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Drug Alcohol Depend. 2008 Nov 1;98(1-2):13-23. doi: 10.1016/j.drugalcdep.2008.05.005. Epub 2008 Jun 27.

Meta-analysis of depression and substance use and impairment among cocaine users.

Author information

  • 1University of Rochester Medical Center, Department of Psychiatry, 300 Crittenden Boulevard, Rochester, NY 14642, USA. kenneth_conner@urmc.rochester.edu

Abstract

BACKGROUND:

The study evaluated, among cocaine users, the hypothesized positive association of depression and concurrent cocaine use and impairment, alcohol use and impairment, and general drug use and impairment. The hypothesis that gender would moderate these associations, with women showing a stronger correlation between depression and measures of substance use and impairment, was also tested. Also examined was the association of depression with future cocaine use and impairment and substance use treatment participation.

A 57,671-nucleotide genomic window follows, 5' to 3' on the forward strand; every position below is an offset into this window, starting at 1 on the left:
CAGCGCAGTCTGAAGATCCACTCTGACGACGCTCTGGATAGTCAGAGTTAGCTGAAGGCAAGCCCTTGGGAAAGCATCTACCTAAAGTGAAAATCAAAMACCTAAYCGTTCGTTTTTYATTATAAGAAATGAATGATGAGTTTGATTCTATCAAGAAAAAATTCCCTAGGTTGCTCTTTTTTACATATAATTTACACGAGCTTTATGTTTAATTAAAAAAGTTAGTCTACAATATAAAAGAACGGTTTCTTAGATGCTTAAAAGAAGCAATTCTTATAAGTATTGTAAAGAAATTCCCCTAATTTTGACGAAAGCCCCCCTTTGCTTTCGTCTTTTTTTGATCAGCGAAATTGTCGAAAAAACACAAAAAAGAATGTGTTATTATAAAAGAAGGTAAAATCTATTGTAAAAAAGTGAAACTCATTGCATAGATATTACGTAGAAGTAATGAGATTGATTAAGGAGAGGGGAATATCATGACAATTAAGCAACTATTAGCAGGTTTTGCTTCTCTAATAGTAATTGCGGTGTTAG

METHODS:

Empirical reports on adult cocaine users published in English in peer-reviewed journals since 1986 that contained data on depression and substance use outcome(s) were obtained using a systematic search. Studies that placed restrictions on range of depression scores to select the sample, experiments that administered cocaine to subjects, and trials of antidepressant medications were excluded. The search yielded 60 studies for the analysis including 53 reports that collected data from clinical venues and seven that were community-based.

RESULTS:

As hypothesized, the analyses showed that depression is associated with concurrent cocaine-, alcohol-, and general drug use and impairment. Effect sizes were small. Hypothesized moderating effects of gender were not supported. Depression was not associated, at a statistically significant level, with treatment participation or future cocaine use and impairment.

CONCLUSIONS:

Depression is consistently but modestly associated with measures of cocaine-, alcohol-, and general drug use and impairment among cocaine users. Associations of depression with treatment participation and with future cocaine use and impairment are not immediately evident, although limitations of data warrant cautious interpretation.

PMID:
18585871
PMCID:
PMC2570759
DOI:
10.1016/j.drugalcdep.2008.05.005
[PubMed - indexed for MEDLINE]
Free PMC Article
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